A credit score is a number you may not think about often, but it’s a key factor in the home buying process. You may have often heard that a high credit score will help you get the best rates and terms on your mortgage, showing your lender that you have a great track record with handling your debt. But how high is “high enough” and how high can a credit score go?

We are always available to talk with you and provide professional advice to help you prepare for buying a home. Contact us any time to talk about becoming the strongest applicant you can be, and keep reading to find out how high a credit score can go and how to get yours there.

How High a Credit Score Can Go, and How to Get Yours ThereHow Credit Scores Work

Your credit score is a 3 digit number that will place you into one of 5 categories. The FICO and VantageScore models, the two most widely used credit scoring systems, both operate on a scale that ranges from 300 to 850. These scores are categorized into different ranges, each indicative of a borrower’s credit health:

  • 300 – 579: Poor
  • 580 – 669: Fair
  • 670 – 739: Good
  • 740 – 799: Very Good
  • 800 – 850: Excellent

It is extremely rare to see a credit score of 850. While it is technically possible, anything over 800 is considered to be “perfect” credit.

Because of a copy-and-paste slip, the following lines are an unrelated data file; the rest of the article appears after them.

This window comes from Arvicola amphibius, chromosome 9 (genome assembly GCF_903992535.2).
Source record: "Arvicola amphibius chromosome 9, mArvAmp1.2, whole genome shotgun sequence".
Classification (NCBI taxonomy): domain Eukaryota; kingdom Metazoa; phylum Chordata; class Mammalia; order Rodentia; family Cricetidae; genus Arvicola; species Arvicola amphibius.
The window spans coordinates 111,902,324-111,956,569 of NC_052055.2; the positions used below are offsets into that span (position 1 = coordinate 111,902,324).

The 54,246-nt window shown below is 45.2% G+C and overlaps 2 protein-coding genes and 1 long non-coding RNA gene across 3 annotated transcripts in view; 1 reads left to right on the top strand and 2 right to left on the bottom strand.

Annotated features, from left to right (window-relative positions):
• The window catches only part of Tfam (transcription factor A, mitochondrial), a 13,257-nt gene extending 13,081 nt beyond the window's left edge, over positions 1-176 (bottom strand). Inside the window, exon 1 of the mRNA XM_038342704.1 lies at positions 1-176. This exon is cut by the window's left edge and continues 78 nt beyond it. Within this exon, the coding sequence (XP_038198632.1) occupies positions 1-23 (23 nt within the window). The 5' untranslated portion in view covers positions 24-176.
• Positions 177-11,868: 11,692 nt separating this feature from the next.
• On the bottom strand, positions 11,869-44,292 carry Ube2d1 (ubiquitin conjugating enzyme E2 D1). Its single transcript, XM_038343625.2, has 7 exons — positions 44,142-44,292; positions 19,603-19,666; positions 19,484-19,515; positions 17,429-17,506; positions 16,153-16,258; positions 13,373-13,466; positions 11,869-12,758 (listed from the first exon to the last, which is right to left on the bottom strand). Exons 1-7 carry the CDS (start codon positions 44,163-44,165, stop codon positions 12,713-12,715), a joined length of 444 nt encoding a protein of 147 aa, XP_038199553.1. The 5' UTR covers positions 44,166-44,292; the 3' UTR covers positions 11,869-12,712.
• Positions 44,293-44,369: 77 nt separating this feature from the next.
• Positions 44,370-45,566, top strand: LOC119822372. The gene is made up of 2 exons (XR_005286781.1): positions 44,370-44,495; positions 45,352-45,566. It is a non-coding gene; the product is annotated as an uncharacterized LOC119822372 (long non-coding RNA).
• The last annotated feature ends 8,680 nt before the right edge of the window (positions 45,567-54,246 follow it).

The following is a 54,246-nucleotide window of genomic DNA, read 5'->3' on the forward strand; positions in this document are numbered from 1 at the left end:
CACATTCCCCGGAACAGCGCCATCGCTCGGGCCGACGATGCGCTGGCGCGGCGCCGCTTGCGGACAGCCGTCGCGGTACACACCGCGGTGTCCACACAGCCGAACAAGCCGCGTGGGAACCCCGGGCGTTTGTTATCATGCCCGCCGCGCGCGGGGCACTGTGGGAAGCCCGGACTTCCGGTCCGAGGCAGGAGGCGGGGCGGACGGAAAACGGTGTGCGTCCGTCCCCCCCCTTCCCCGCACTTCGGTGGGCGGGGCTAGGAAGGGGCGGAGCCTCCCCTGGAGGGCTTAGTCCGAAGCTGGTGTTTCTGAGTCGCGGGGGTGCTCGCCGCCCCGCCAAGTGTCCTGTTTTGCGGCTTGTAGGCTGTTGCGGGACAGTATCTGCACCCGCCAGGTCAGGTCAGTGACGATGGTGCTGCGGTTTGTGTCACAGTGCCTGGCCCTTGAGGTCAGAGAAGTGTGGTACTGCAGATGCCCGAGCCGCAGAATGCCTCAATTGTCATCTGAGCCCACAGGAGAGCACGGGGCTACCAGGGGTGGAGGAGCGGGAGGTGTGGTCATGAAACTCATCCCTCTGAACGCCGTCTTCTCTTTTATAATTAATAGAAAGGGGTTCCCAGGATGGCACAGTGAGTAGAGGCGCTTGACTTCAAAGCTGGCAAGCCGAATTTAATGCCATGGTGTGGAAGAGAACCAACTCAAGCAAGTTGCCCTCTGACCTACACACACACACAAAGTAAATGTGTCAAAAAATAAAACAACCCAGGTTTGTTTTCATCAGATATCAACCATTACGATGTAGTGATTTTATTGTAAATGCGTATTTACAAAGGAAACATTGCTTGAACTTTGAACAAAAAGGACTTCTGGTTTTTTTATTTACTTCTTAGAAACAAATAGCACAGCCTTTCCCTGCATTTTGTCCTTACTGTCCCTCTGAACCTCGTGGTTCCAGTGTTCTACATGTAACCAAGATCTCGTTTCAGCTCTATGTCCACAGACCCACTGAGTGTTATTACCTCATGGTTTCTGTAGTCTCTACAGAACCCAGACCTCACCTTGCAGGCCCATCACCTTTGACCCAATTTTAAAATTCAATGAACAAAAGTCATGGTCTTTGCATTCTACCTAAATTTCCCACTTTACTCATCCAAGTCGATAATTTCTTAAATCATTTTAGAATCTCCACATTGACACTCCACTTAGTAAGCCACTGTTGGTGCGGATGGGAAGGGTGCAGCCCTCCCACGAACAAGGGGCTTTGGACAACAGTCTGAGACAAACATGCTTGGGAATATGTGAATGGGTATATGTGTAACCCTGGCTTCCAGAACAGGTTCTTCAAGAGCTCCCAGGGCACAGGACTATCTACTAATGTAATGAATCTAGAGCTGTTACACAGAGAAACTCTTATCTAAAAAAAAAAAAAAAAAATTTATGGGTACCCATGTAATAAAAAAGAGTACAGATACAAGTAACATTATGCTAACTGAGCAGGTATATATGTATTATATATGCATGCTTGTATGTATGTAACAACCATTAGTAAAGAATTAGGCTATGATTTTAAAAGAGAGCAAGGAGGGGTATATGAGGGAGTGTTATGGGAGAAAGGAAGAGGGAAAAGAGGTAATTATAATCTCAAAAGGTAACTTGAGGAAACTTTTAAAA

What Does It Take to Get an 850 Credit Score?

Even if you don’t have an 850 credit score, aiming for it will set you up for success. To boost your credit score as high as possible, begin by understanding how credit scores are calculated.

Payment history is the most influential factor in your credit score, determining about 35% of the score. Credit bureaus look at payment history because it reflects your track record of making payments on time. Consistently paying bills by their due dates contributes significantly to a high credit score. Even just one late payment can lower your score, so set up automatic payments or alerts on your phone to make sure you never miss a payment.

Your credit utilization rate is another major factor, accounting for roughly 30% of your credit score. This factor measures the ratio of your current credit card balances to your credit limits. Maintaining a low credit utilization—typically below 30%—demonstrates responsible credit management and positively impacts your score. Make sure that your credit limit is as high as it can be, not so that you can leave a higher balance on the card but to naturally boost your utilization rate.

The length of time your credit accounts have been active also plays a role in your score, making up 15% of the number. A longer credit history provides a more comprehensive picture of your credit behavior and can positively influence your score.

New credit accounts for about 10% of your credits core. Opening multiple new credit accounts in a short period can be viewed as a risk factor. This category considers the frequency of new credit inquiries and recently opened accounts.

To earn an 850 credit score, you would need to be nailing it in all categories. That means zero missed payments, no balance on any of your credit cards, and along credit history where there are no recent points on the timeline showing many new accounts opened.

Boosting Your Score Toward 850